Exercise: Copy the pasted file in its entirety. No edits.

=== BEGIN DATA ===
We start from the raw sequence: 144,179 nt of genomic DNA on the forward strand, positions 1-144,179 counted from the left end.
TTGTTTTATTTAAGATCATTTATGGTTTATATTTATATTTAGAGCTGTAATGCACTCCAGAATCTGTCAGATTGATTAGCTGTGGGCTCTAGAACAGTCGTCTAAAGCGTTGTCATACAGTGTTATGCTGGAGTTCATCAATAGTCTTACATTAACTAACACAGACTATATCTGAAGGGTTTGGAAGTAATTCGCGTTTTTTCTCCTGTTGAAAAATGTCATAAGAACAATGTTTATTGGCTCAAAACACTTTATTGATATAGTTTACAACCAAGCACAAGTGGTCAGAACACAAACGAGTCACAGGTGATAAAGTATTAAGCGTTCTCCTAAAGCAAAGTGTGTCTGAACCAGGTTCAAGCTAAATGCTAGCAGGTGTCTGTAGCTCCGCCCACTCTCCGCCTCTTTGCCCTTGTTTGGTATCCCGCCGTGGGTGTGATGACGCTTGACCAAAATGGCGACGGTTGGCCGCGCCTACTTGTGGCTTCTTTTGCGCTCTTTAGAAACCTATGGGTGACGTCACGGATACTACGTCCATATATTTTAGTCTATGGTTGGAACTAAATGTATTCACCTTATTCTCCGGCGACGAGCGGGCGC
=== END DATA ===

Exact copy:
We start from the raw sequence: 144,179 nt of genomic DNA on the forward strand, positions 1-144,179 counted from the left end.
TTGTTTTATTTAAGATCATTTATGGTTTATATTTATATTTAGAGCTGTAATGCACTCCAGAATCTGTCAGATTGATTAGCTGTGGGCTCTAGAACAGTCGTCTAAAGCGTTGTCATACAGTGTTATGCTGGAGTTCATCAATAGTCTTACATTAACTAACACAGACTATATCTGAAGGGTTTGGAAGTAATTCGCGTTTTTTCTCCTGTTGAAAAATGTCATAAGAACAATGTTTATTGGCTCAAAACACTTTATTGATATAGTTTACAACCAAGCACAAGTGGTCAGAACACAAACGAGTCACAGGTGATAAAGTATTAAGCGTTCTCCTAAAGCAAAGTGTGTCTGAACCAGGTTCAAGCTAAATGCTAGCAGGTGTCTGTAGCTCCGCCCACTCTCCGCCTCTTTGCCCTTGTTTGGTATCCCGCCGTGGGTGTGATGACGCTTGACCAAAATGGCGACGGTTGGCCGCGCCTACTTGTGGCTTCTTTTGCGCTCTTTAGAAACCTATGGGTGACGTCACGGATACTACGTCCATATATTTTAGTCTATGGTTGGAACTAAATGTATTCACCTTATTCTCCGGCGACGAGCGGGCGC